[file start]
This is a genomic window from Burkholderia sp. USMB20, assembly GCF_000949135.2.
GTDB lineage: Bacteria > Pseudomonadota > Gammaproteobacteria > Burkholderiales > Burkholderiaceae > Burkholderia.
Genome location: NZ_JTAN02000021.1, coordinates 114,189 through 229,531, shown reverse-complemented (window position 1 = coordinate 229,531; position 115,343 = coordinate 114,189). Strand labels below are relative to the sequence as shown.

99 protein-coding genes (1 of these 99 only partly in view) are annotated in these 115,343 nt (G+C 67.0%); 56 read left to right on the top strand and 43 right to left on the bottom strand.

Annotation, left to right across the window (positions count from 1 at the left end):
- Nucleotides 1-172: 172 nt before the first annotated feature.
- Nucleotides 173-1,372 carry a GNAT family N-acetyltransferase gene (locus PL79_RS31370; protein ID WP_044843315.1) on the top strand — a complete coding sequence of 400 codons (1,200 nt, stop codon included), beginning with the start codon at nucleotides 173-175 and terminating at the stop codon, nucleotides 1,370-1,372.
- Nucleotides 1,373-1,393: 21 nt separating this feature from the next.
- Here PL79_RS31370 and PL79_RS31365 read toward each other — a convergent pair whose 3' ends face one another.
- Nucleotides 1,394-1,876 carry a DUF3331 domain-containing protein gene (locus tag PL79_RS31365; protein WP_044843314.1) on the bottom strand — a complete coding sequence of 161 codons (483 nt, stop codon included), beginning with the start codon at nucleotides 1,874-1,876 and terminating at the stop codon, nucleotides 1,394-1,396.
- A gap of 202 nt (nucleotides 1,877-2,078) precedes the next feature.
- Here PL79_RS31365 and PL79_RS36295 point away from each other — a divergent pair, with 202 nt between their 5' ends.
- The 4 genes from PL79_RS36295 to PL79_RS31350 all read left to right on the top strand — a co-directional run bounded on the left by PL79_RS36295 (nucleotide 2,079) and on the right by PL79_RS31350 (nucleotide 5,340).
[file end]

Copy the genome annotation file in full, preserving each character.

This is a genomic window from Burkholderia sp. USMB20, assembly GCF_000949135.2.
GTDB lineage: Bacteria > Pseudomonadota > Gammaproteobacteria > Burkholderiales > Burkholderiaceae > Burkholderia.
Genome location: NZ_JTAN02000021.1, coordinates 114,189 through 229,531, shown reverse-complemented (window position 1 = coordinate 229,531; position 115,343 = coordinate 114,189). Strand labels below are relative to the sequence as shown.

99 protein-coding genes (1 of these 99 only partly in view) are annotated in these 115,343 nt (G+C 67.0%); 56 read left to right on the top strand and 43 right to left on the bottom strand.

Annotation, left to right across the window (positions count from 1 at the left end):
- Nucleotides 1-172: 172 nt before the first annotated feature.
- Nucleotides 173-1,372 carry a GNAT family N-acetyltransferase gene (locus PL79_RS31370; protein ID WP_044843315.1) on the top strand — a complete coding sequence of 400 codons (1,200 nt, stop codon included), beginning with the start codon at nucleotides 173-175 and terminating at the stop codon, nucleotides 1,370-1,372.
- Nucleotides 1,373-1,393: 21 nt separating this feature from the next.
- Here PL79_RS31370 and PL79_RS31365 read toward each other — a convergent pair whose 3' ends face one another.
- Nucleotides 1,394-1,876 carry a DUF3331 domain-containing protein gene (locus tag PL79_RS31365; protein WP_044843314.1) on the bottom strand — a complete coding sequence of 161 codons (483 nt, stop codon included), beginning with the start codon at nucleotides 1,874-1,876 and terminating at the stop codon, nucleotides 1,394-1,396.
- A gap of 202 nt (nucleotides 1,877-2,078) precedes the next feature.
- Here PL79_RS31365 and PL79_RS36295 point away from each other — a divergent pair, with 202 nt between their 5' ends.
- The 4 genes from PL79_RS36295 to PL79_RS31350 all read left to right on the top strand — a co-directional run bounded on the left by PL79_RS36295 (nucleotide 2,079) and on the right by PL79_RS31350 (nucleotide 5,340).